I know, we’ve looked at Dishonored once already here on Fine Art, but today is a little different, because we not only have some images from quite literally the game’s drawing board stage, but also some commentary on them from Sebastien Mitton, Arkane’s art director.
Did you know, for example, that the game’s “Tallboy” units were once envisaged as town criers? Or that the game was originally intended to feature a level set in an insane asylum? Or that it was first envisaged as being set in 17th century London? Well, now you do. And you’ve got some nice images to go with the knowledge.
Below you’ll find 10 images, most of them from very early in the game’s development. Accompanying them is Mitton’s commentary. Note that most of the pics are comfortably within the realms of wallpaper-sized, but also constrained by our site’s 16:9 aspect ratio lock, so to see them at their full size (or read obscured text), just click on them!
This is the very first pencil drawing we did when the game was set in London, in 1666. I’m a bit nostalgic when it comes to this one, but in a positive way. This is the piece of art that triggered lots of excellent work in terms of architecture – all the landmarks…there were more than 80 cathedrals in the skyline by that time. There is this very specific skeleton aspect to the facades, there is a canyon feeling in the streets, there are strong shadows.
The plague plays an important role in our game. After many hours of research exploring narratives from the Black Plague period, we used some testimonies as a starting point for visual expression. The purpose of this exploration was to give the player a great visual impact by increasing this dystopia feeling in the city. The inspiration from this specific example (cut for gameplay consistency) came from the work of Christo and Jeanne-Claude, who mixed with the lime wash used in mass graves.
As a visual designer, it is a fun experience and a great challenge to align visual appeal, engineering and functionality, nice animations, and a sense of power with a handcrafted weapon that you can upgrade in different ways!
I really love this ship, with its moving nose that can trap whales when harpooned. The story of its inception started one day when I was visiting our office in Austin.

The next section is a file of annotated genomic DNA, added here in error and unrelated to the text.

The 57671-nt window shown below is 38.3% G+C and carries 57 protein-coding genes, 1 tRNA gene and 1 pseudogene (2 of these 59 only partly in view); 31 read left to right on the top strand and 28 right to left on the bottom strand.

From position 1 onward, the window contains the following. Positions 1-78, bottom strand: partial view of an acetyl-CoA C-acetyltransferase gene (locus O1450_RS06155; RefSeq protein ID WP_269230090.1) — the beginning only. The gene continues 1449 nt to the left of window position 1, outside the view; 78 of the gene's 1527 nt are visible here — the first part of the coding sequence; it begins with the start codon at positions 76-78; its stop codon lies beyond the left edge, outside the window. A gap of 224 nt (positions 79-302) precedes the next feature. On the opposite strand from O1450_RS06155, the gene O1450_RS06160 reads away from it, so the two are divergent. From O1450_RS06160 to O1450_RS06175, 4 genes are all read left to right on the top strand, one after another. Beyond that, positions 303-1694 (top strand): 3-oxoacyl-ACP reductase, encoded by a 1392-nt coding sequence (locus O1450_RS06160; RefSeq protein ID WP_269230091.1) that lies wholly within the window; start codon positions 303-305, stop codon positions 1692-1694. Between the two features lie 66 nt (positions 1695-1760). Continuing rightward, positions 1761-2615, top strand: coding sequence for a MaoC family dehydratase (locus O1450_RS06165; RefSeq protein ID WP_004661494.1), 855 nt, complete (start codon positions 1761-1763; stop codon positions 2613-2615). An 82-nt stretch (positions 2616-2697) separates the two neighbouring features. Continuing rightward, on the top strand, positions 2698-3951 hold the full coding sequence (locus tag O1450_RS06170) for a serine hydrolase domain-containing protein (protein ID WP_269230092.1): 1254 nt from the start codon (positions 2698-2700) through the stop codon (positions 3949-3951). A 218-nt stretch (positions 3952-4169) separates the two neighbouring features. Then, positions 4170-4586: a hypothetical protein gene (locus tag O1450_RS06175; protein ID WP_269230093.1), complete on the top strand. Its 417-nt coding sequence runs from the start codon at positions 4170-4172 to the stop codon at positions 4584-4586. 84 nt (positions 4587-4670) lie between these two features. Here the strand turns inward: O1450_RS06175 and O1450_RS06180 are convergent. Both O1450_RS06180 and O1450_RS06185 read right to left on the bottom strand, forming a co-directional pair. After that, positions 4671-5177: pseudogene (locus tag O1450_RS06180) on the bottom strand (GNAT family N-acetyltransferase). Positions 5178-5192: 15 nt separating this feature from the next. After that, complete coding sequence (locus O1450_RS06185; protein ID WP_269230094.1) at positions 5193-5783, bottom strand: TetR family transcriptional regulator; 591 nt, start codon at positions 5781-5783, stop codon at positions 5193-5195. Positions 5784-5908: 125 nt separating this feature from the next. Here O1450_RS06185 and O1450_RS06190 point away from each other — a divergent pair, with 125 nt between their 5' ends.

I noticed a guy on stilts cleaning the building façade and told Harvey (co-creative director) we could put stilts on our town crier (loud speakers replaced this guy). He agreed, and the guy instantly became a Tallboy. Then slowly, game designers modified his original purpose, and the Tallboy became a guard, armed with its bow.
I then proposed to place a canister on his back, full of phosphorus, to get nice visual effects when he shoots arrows. Harvey preferred to use whale oil. Ok, but now we need Whales right? Hard to see Whales if you don’t swim in the middle of the ocean, so it was time to design a whaling ship. Here’s the result!
I then realised that the game universe was autonomous, no need to add anything from our real world. This world had its own needs and its own solutions as its own universe.
This one is a close-up. It’s the “Regent” painting done by the artist Sergey Kolesov, who is one of the most talented painter/illustrators worldwide in my opinion. This painting won the 2012 into the pixel at E3. It has everything I love in paintings. It has that second layer of visual storytelling when you look at the bodyguard. It’s not in your face at first sight, but it’s there when you take the time to really look at it. It is the role of a bodyguard to stay discreet, you’d say!
It is always sad when you have to cut features, ideas, concepts. But that’s the nature of our role in this industry. As an artist you have to stay really agile and react positively for the sake of the project.
In this case, we had to cut a mental institution which was haunted by some locals called Lunatics. I really liked the mechanics of those non-fighting guys who are really sensitive to sounds, and who drive the player into a corner, hooting when they’ve detected you.
After a long phase of gathering really good references from museums and libraries, it’s time to throw ideas on paper, and align them with the bullet points and visual filters we’ve decided upon.
I like this board because it shows how crazy we go sometimes during our concept session. Jean-Luc, my assistant, not only takes notes during our brainstorms, he draws pages and pages.
One of my main goals during the creation of Dishonored was to bring iconic characters to life. This girl is the result of intense research during photo trips to London and Edinburgh, analysis of mug-shots and studies of typical English traits we found in books and pulp illustration. By drawing on those known characteristics, your characters convey emotion before they talk or move. This is visual storytelling.
This screenshot shows, if not the first, at least one of the early integrations of one of our characters in game. This is a moment of joy, when you feel everything is in place. You’re heading in the right direction, and you suddenly don’t care about the hard days ahead.
I talked previously about visual storytelling. Here’s a perfect example of what we love at Arkane: creating a dense and visceral universe!